- Miguel Trujillo admits paying bribes for media rights, matches
- Trujillo is 40th person charged, 13th to plead guilty in probe
A Colombian soccer consultant pleaded guilty to paying hundreds of thousands of dollars in bribes to officials who awarded media and marketing rights, admitting he used sham contracts and Panamanian bank accounts to cover his tracks.
Miguel Trujillo, 65, entered his plea in federal court in Brooklyn, New York, where he was the 13th of 40 people charged to have admitted guilt in a U.S. crackdown on soccer corruption in the Americas. Prosecutors say soccer officials and business executives paid more than $200 million in bribes for media and marketing rights to tournaments, World Cup siting votes and elections at FIFA, the sport’s governing body.
In pleading guilty, Trujillo admitted paying bribes to help two marketing companies, Traffic Sports USA Inc. and Media World LLC, win rights to tournaments. Those events were staged by the Confederation of North, Central America and Caribbean Association Football, or Concacaf; regional soccer federations; and national federations in Central America and the Caribbean.
He said he paid the bribes in advance of the World Cup qualifiers in 2014, 2018 and 2022 for Central American soccer federations.
He and his co-conspirators “often used sham contracts and invoices in an effort to disguise the true nature of these transactions,” Trujillo said in court.
Trujillo’s admissions buttressed earlier guilty pleas by Traffic Group founder Jose Hawilla and former Traffic USA Chief Executive Officer Fabio Tordin; Media World’s former CEO, Roger Huguet; and Concacaf’s ex-president Jeffrey Webb. Trujillo said he conspired with those three and 10 others not identified by name in court documents.
Trujillo said he used several small companies he ran and Panamanian bank accounts to help move bribes through a labyrinth. One $80,000 payment moved from his company account at Multibank Inc. in Panama to a Bank of America Corp. correspondent account in New York to a Citigroup Inc. account in the name of a Caymanian lawyer, court documents show.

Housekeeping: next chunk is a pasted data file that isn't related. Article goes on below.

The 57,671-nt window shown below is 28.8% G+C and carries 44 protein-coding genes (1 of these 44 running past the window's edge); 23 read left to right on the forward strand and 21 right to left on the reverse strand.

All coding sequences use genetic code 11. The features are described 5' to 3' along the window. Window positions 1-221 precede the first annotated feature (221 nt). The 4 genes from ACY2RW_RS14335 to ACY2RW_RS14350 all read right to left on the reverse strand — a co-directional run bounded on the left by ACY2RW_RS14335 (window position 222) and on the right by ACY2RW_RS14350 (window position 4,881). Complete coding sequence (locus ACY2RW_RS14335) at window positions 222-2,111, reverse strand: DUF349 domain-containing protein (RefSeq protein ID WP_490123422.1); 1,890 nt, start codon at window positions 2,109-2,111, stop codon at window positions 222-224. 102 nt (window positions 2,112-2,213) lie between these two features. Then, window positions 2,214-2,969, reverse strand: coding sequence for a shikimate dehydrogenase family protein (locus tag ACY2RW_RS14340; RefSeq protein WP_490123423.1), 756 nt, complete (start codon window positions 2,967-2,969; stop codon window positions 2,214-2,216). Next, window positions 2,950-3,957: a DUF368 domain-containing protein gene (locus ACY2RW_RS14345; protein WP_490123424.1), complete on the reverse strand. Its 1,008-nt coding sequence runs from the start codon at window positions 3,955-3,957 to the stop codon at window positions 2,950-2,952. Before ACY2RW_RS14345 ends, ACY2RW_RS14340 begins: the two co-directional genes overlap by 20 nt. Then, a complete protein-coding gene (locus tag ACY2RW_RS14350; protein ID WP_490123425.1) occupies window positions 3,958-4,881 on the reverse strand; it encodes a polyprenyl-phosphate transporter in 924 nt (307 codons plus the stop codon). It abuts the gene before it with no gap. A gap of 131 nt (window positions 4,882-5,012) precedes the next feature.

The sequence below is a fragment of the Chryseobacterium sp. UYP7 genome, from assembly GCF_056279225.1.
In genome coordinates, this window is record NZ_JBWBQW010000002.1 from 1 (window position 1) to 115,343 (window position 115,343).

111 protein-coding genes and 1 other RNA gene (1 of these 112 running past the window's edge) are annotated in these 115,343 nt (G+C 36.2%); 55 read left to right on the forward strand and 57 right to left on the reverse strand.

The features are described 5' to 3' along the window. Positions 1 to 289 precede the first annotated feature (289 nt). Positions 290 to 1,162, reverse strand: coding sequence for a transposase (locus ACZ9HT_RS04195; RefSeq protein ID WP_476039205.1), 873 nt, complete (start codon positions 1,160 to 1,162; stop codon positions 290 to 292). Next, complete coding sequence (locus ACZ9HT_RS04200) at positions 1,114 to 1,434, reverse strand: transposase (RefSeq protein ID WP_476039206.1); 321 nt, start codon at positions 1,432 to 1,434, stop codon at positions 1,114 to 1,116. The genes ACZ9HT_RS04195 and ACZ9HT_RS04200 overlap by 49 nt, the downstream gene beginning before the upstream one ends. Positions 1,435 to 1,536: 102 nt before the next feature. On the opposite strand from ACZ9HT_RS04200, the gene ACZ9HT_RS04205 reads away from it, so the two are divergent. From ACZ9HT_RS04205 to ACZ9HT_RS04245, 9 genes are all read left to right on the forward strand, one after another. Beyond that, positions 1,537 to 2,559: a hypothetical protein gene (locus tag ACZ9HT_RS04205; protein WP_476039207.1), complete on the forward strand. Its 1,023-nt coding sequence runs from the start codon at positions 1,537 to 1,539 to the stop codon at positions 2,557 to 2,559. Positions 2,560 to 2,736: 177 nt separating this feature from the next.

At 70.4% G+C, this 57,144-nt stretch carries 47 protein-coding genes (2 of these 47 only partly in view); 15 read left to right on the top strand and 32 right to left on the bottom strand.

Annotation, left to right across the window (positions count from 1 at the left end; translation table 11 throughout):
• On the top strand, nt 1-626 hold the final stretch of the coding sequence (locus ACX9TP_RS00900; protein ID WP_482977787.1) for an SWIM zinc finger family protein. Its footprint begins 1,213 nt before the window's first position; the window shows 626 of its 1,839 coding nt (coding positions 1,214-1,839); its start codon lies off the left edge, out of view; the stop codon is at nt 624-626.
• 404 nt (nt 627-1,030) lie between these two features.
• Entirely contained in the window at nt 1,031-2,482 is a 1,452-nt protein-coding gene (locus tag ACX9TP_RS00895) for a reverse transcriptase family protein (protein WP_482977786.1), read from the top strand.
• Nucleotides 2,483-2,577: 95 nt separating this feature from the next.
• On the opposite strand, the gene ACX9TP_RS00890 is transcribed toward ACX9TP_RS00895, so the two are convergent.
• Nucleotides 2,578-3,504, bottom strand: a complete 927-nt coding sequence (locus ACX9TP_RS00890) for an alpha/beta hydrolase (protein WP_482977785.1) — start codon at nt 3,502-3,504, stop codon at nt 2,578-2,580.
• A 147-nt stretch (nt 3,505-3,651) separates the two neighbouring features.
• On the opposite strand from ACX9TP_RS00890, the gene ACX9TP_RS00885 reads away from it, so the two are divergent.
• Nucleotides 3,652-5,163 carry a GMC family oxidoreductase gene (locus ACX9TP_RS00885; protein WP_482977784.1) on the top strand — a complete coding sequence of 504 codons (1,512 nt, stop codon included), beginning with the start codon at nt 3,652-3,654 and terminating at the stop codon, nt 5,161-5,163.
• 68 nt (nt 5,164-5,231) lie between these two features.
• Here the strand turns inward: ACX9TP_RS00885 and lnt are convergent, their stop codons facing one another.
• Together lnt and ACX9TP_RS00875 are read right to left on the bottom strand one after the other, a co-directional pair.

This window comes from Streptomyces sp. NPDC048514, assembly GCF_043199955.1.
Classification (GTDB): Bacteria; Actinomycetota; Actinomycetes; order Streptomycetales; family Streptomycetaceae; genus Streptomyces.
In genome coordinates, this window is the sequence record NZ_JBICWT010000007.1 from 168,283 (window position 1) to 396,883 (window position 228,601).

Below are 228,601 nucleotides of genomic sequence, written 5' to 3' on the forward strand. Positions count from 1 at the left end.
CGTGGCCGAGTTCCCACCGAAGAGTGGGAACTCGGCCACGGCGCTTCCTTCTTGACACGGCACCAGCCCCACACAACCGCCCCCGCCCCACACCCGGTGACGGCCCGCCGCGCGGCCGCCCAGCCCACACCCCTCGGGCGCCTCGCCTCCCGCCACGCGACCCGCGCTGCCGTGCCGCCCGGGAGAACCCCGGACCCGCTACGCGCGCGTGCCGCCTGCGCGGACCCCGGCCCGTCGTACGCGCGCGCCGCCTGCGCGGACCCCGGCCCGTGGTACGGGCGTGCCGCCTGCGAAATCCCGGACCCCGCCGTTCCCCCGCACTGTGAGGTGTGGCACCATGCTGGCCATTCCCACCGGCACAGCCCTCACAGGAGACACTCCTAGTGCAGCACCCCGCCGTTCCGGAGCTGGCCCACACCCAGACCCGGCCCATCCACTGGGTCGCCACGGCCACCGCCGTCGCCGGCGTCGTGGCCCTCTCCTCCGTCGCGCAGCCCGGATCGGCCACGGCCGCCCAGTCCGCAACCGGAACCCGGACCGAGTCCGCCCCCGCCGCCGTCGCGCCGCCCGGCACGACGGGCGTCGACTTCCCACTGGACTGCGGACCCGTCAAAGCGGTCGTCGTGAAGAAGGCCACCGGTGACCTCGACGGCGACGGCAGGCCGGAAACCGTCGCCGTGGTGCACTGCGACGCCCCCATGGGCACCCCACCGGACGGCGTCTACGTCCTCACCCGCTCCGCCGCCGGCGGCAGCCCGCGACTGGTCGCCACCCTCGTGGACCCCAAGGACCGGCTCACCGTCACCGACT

Another payment for $170,000 went from his company’s Multibank account in Panama to a Deutsche Bank AG correspondent account in New York to a Loyal Bank Ltd. account in St. Vincent and the Grenadines. That account was in the name of a British Virgin Islands holding company run by a Concacaf official, court records show.
Trujillo, a legal permanent resident in Florida, was licensed by FIFA to negotiate and arrange matches between the sport’s national associations, according to a statement from Brooklyn U.S. Attorney Robert Capers.
Trujillo pleaded guilty to one count of money-laundering conspiracy, two counts of wire-fraud conspiracy, and one count of filing a false tax return. He agreed to forfeit $495,000.
Trujillo’s attorney Joseph Steven Rosenbaum declined to comment after the hearing.
In a separate hearing, the former president of the Venezuelan soccer federation, Rafael Esquivel, made his first appearance in federal court. Esquivel was extradited from Switzerland, where he was one of seven soccer officials arrested last May.
He pleaded not guilty to racketeering conspiracy, wire-fraud conspiracy and money-laundering conspiracy.
The case is U.S. v. Trujillo, 16-cr-108, U.S. District Court, Eastern District of New York (Brooklyn).